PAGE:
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  Shakespeare 5250 Halfwave End Fed VHF Antenna

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Author Topic:   Shakespeare 5250 Halfwave End Fed VHF Antenna
jimh posted 12-17-2008 12:53 AM ET (US)   Profile for jimh   Send Email to jimh  
I noticed that Shakespeare have introduced a new model to their large line of antennas, the 5250 SKINNY MINI 3-foot VHF Marine Band antenna. This antenna is a base-loaded halfwave antenna, similar to the GAM SS-2 antenna that I have endorsed and used.

The 5250 looks like it would be a compact, low wind resistance antenna that could be mounted atop a 4-foot extension mast on a small boat.

If anyone sees one in person or installs one on a boat, let us know what you think of the Shakespeare 5250.

swist posted 12-19-2008 07:21 AM ET (US)     Profile for swist  Send Email to swist     
How does this differ from the short Shakespeare antenna that is found on many small boats (like my Montauk) and has been around for a while? This newer model has a smaller diameter coil at the base but otherwise seems similar.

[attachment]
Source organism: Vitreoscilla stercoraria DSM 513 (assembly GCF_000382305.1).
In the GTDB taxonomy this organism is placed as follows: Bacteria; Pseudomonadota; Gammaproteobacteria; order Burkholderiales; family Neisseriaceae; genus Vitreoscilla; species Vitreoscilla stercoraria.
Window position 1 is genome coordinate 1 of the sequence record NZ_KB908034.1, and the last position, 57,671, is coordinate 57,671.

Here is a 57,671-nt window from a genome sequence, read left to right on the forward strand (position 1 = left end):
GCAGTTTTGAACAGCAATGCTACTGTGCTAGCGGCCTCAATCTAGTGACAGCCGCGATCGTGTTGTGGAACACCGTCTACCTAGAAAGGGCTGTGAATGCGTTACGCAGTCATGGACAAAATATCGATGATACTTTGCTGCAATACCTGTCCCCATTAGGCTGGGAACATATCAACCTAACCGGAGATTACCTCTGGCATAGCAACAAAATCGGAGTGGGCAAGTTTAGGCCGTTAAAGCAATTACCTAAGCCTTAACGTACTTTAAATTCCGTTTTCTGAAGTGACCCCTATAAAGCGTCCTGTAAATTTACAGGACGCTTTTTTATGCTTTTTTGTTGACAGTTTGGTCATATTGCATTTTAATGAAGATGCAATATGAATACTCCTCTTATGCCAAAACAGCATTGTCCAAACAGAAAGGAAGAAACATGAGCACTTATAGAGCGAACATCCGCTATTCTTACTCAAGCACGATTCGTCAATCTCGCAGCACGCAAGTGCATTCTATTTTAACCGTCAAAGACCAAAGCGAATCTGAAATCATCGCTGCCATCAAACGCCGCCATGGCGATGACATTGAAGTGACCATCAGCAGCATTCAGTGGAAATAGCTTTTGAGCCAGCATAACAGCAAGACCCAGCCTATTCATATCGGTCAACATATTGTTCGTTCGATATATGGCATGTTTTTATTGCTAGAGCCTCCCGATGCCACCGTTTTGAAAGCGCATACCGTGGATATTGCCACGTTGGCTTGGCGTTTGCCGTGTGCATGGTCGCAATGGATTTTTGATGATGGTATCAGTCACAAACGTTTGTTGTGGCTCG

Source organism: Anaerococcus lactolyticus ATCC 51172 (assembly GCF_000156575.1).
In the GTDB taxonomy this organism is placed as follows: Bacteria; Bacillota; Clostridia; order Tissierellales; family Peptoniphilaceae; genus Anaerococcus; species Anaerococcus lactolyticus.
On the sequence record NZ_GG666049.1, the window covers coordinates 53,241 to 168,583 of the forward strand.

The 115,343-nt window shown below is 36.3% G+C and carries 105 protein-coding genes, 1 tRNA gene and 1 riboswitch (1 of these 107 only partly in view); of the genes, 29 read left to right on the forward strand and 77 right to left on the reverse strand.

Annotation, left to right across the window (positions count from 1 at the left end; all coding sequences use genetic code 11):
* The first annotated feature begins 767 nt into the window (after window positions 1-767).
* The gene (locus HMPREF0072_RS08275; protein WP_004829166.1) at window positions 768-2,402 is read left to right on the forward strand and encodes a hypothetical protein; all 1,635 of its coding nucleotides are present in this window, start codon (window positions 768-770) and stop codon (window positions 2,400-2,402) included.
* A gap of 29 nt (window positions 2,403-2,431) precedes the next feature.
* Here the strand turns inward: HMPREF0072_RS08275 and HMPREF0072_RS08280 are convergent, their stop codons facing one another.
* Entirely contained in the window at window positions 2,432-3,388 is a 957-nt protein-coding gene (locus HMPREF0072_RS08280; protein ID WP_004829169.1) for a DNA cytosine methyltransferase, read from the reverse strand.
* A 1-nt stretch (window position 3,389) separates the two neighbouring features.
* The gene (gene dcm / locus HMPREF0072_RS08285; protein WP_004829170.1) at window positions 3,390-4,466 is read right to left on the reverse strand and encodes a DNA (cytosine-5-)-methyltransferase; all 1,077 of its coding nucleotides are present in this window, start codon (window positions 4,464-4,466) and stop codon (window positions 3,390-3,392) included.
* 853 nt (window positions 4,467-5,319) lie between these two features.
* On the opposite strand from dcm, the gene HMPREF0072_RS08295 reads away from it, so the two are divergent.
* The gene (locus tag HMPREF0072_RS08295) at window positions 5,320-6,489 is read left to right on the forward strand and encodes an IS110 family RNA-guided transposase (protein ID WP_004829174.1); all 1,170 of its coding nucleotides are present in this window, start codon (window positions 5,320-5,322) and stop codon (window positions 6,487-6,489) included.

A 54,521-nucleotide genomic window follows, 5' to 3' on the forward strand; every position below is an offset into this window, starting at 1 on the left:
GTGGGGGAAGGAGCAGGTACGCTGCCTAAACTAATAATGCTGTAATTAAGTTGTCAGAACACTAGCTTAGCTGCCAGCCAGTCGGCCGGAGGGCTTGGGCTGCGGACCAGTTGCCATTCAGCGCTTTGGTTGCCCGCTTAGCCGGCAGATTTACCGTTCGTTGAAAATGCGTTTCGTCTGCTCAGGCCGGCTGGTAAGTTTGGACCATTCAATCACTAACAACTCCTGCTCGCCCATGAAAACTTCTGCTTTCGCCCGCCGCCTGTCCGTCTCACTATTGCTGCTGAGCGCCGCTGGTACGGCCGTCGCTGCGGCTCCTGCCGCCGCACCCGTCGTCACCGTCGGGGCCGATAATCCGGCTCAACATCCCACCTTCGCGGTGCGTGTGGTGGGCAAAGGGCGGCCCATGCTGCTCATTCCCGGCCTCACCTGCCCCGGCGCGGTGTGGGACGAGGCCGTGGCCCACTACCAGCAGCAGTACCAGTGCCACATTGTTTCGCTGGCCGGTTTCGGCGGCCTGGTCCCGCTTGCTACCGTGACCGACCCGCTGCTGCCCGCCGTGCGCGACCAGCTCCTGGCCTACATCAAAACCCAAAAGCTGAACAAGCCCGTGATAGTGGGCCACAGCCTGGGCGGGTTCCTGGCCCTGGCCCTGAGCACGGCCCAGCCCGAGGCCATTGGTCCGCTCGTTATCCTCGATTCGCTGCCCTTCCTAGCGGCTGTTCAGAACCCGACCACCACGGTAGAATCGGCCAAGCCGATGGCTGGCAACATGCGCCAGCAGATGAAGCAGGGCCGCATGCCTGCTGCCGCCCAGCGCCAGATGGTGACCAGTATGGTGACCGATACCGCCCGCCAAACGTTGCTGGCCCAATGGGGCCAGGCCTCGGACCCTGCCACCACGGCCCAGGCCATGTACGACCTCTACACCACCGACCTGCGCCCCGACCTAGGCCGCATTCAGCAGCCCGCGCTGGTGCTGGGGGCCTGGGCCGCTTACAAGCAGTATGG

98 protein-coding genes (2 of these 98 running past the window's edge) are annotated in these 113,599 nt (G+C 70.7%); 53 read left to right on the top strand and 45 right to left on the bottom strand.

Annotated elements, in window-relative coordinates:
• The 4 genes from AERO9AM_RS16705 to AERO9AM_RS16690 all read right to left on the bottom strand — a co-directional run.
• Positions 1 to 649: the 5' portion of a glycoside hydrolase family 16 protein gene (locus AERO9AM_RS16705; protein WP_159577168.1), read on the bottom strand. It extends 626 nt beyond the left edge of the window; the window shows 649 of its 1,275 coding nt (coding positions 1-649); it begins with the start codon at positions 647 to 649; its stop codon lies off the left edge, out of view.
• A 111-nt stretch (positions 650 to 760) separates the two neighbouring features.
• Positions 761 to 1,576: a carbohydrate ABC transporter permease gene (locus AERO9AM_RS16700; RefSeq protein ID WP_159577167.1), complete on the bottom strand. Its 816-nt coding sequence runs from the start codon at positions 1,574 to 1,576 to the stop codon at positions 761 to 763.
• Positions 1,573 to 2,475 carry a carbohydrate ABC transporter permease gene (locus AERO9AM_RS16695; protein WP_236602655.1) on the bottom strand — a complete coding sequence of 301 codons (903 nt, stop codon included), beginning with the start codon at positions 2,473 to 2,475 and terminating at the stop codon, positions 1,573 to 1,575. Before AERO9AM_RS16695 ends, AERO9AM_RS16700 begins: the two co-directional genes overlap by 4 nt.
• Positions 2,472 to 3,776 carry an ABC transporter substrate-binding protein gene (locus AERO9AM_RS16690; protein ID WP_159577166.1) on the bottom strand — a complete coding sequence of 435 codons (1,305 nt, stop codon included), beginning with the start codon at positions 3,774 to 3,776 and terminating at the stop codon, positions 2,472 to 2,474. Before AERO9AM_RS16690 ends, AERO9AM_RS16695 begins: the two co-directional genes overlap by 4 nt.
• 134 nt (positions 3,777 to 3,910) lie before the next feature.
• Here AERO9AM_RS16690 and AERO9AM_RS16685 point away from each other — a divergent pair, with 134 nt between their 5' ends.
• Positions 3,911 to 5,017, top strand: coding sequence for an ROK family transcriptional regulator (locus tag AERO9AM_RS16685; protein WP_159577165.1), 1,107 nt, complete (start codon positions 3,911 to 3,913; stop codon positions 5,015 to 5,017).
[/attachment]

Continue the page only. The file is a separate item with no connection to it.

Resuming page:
jimh posted 12-19-2008 11:02 AM ET (US)     Profile for jimh  Send Email to jimh     
Based on the image of the antenna and not having seen one in person, it appears that the base coil design is smaller in diameter than on the other electrically-similar antennas in the Shakespeare line, which, in contrast, are rather short and fat. From an aesthetical view, the slim design is an improvement. From a mechanical view, there will be less wind loading and perhaps less weight.

From an electrical view, it remains to be determined if the change in coil design has an influence on the antenna radiation efficiency. Design of coils is a complex subject. One informed researcher says of coil form factors:

"High Impedance Systems

"In high impedance systems optimum form factor leans towards a longer inductor with a smaller diameter. This is because a longer inductor with smaller diameter has less stray capacitance from end-to-end. A smaller diameter coil can have less stray capacitance to the outside world, current isn't shunted out of the coil through displacement currents."


In this application the coil is used in an high-impedance application in which the end-fed halfwave antenna impedance is likely to be above 1,000-ohms. The coil helps to transform the impedance to match the 50-ohm feed line.

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